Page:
US 4895093 A
The invention is a manoeuvring device for boats, comprised of a pair of pivotal tube plates (17, 18) mounted outside a propeller 14 and, under normal operation, forming a tube (19) around the propeller. These plates can be swung to one side relative to a medial position to enable sideways steering of the vessel, and be brought together astern of the propeller to form a blade when reversing. The tube plates (17, 18) extend down beneath the propeller (beside 19B). A tube wing (20), extending in a longitudinal direction, is mounted immediately beneath the propeller (14) and is arched upwards towards the propeller wings. Under normal operation, a tube that is sickle-shaped in cross section is delimited between the tube wing and the lower portion of the tube plates. The pivot axis of the tube plates (17, 18) is preferably located close to the propeller wing plane.
1. In a manoeuvring device for a boat and the like having a propulsion means (14) for developing a rearwardly directing stream of water for a reactive forward driving of the boat and the like, a pair of vertically elongate, transversely arced, pivotal tube plates (17, 18), one mounted to each side of the propulsion means and in the normal operating position thereof forming a tube around the propulsion means, said tube plates being mounted for swinging movement to bring the tube plates together along adjoining edges astern of and spaced from the propulsion means to form a blade for interrupting and diverting the rearwardly directed stream of water, the improvement wherein the tube plates extend downward below the propulsion means, and a tube wing (20) positioned transversely between the tube plates immediately under the propulsion means, said tube wing extending in the longitudinal direction and being transversely arced upward toward the propulsion means, said tube wing delimiting a passageway (19B), below and separate from the propulsion means and the rearwardly directed stream of water, for receiving and forwardly directing the diverted stream of water.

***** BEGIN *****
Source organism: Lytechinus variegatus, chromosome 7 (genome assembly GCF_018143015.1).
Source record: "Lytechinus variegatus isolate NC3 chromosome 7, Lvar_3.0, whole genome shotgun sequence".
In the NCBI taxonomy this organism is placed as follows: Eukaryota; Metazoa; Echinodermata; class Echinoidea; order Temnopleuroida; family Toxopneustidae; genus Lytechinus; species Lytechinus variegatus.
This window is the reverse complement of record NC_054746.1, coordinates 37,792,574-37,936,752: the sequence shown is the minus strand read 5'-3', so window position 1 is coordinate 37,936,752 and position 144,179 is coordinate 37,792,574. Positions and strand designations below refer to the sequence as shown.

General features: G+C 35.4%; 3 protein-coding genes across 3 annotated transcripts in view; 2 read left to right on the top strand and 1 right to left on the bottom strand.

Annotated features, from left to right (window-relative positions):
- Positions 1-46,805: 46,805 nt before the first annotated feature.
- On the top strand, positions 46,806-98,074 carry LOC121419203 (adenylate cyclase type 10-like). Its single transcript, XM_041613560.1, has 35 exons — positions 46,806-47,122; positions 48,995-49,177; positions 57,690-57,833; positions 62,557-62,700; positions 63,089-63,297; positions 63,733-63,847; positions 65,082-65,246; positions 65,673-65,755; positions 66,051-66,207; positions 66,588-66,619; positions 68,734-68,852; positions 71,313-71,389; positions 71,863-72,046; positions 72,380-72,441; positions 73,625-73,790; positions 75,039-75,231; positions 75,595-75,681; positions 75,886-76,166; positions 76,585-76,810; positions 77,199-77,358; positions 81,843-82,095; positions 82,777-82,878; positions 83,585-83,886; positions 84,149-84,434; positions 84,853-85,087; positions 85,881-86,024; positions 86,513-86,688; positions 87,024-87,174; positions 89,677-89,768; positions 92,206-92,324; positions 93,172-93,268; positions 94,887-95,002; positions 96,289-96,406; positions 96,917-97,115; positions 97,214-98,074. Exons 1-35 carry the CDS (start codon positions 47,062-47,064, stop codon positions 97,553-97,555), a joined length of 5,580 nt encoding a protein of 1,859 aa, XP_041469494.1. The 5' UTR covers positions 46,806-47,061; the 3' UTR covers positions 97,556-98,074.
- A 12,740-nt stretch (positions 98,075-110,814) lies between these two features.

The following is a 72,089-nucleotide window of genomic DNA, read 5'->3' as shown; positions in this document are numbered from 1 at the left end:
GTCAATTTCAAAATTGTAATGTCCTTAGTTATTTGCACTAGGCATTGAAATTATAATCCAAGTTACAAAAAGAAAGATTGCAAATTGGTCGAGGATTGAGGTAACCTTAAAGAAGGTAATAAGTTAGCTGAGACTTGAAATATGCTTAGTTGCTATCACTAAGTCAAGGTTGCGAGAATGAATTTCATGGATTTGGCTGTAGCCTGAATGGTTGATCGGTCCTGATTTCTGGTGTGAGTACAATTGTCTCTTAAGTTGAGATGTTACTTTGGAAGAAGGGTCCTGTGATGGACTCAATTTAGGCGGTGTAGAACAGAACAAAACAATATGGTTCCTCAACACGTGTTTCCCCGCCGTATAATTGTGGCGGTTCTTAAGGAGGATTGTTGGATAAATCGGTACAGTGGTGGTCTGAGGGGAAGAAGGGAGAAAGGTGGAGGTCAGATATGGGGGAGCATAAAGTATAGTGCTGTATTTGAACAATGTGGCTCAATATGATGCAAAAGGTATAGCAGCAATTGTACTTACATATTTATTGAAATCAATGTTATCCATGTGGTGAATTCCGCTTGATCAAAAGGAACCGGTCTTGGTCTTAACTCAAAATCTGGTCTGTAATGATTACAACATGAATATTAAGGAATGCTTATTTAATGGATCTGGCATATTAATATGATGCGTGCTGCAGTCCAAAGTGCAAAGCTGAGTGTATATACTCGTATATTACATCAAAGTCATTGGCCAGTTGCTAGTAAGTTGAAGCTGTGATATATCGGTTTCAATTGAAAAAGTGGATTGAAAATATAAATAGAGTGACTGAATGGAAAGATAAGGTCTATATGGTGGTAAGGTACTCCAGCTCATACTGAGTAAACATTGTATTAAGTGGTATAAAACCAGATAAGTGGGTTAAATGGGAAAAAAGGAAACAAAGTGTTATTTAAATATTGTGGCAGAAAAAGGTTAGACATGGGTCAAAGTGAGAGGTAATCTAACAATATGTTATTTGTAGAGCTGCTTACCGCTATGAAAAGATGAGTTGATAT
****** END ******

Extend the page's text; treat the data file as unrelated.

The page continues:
2. The manoeuvring device of claim 1, wherein the passageway below the propulsion means is crescent-shape in cross-section.